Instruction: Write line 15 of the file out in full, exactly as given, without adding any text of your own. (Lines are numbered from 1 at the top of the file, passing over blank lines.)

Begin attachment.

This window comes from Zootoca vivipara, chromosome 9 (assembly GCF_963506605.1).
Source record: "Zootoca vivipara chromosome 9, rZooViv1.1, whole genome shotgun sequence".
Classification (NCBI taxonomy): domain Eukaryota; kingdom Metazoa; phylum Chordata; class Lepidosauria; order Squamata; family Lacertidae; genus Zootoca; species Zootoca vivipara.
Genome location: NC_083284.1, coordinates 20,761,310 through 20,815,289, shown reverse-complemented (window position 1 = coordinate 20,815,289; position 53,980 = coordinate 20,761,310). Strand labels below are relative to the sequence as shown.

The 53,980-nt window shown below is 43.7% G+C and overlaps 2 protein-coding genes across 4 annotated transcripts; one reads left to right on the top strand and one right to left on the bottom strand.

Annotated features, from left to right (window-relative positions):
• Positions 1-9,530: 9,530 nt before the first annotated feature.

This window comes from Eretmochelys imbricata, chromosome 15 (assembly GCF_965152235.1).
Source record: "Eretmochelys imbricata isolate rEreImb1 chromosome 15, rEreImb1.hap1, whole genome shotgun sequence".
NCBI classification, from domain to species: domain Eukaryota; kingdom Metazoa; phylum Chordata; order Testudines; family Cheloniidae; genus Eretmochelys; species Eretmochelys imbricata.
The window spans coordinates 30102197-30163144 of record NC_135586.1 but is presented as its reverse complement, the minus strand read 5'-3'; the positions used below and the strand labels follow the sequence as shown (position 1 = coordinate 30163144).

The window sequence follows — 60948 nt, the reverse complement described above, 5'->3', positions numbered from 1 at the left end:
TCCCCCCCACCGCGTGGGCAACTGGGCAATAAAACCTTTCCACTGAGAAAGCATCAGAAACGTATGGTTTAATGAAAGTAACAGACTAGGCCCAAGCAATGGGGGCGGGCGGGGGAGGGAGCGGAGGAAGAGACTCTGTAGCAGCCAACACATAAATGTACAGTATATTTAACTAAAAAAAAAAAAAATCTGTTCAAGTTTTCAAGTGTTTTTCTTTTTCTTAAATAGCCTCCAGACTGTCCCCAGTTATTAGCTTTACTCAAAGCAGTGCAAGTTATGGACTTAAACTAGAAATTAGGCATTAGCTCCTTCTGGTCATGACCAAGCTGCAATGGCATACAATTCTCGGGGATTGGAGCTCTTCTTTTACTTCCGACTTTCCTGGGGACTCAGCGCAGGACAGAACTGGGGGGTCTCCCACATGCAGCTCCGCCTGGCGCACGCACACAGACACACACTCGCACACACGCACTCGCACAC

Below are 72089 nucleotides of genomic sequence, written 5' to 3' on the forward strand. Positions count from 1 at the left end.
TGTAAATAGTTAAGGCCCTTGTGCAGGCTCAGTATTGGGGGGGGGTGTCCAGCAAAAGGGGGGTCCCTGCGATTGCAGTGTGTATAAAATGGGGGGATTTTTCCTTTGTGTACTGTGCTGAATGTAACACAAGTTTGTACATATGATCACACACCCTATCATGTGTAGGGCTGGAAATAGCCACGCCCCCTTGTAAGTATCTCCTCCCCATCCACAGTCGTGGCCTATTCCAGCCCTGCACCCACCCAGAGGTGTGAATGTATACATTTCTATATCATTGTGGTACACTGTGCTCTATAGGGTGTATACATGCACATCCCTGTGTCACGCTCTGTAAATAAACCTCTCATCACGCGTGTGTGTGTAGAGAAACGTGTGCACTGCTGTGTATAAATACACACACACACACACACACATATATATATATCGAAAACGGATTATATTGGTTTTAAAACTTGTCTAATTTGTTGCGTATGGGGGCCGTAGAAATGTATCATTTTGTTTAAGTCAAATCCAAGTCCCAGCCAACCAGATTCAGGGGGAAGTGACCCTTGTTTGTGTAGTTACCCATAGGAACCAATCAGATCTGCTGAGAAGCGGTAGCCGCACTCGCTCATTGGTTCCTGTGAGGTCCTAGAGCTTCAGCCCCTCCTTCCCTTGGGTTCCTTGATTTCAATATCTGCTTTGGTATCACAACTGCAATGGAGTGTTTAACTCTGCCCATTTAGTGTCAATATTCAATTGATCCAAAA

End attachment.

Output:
TGTAAATAGTTAAGGCCCTTGTGCAGGCTCAGTATTGGGGGGGGGTGTCCAGCAAAAGGGGGGTCCCTGCGATTGCAGTGTGTATAAAATGGGGGGATTTTTCCTTTGTGTACTGTGCTGAATGTAACACAAGTTTGTACATATGATCACACACCCTATCATGTGTAGGGCTGGAAATAGCCACGCCCCCTTGTAAGTATCTCCTCCCCATCCACAGTCGTGGCCTATTCCAGCCCTGCACCCACCCAGAGGTGTGAATGTATACATTTCTATATCATTGTGGTACACTGTGCTCTATAGGGTGTATACATGCACATCCCTGTGTCACGCTCTGTAAATAAACCTCTCATCACGCGTGTGTGTGTAGAGAAACGTGTGCACTGCTGTGTATAAATACACACACACACACACACACATATATATATATCGAAAACGGATTATATTGGTTTTAAAACTTGTCTAATTTGTTGCGTATGGGGGCCGTAGAAATGTATCATTTTGTTTAAGTCAAATCCAAGTCCCAGCCAACCAGATTCAGGGGGAAGTGACCCTTGTTTGTGTAGTTACCCATAGGAACCAATCAGATCTGCTGAGAAGCGGTAGCCGCACTCGCTCATTGGTTCCTGTGAGGTCCTAGAGCTTCAGCCCCTCCTTCCCTTGGGTTCCTTGATTTCAATATCTGCTTTGGTATCACAACTGCAATGGAGTGTTTAACTCTGCCCATTTAGTGTCAATATTCAATTGATCCAAAA